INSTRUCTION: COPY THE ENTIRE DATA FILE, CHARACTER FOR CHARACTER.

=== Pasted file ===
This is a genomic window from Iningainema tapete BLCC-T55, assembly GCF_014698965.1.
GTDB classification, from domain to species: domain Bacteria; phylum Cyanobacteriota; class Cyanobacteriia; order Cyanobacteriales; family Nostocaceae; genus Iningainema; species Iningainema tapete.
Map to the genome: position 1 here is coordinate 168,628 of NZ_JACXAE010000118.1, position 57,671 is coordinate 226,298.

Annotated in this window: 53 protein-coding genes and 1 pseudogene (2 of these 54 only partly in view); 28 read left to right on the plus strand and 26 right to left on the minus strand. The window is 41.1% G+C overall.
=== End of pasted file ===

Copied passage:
This is a genomic window from Iningainema tapete BLCC-T55, assembly GCF_014698965.1.
GTDB classification, from domain to species: domain Bacteria; phylum Cyanobacteriota; class Cyanobacteriia; order Cyanobacteriales; family Nostocaceae; genus Iningainema; species Iningainema tapete.
Map to the genome: position 1 here is coordinate 168,628 of NZ_JACXAE010000118.1, position 57,671 is coordinate 226,298.

Annotated in this window: 53 protein-coding genes and 1 pseudogene (2 of these 54 only partly in view); 28 read left to right on the plus strand and 26 right to left on the minus strand. The window is 41.1% G+C overall.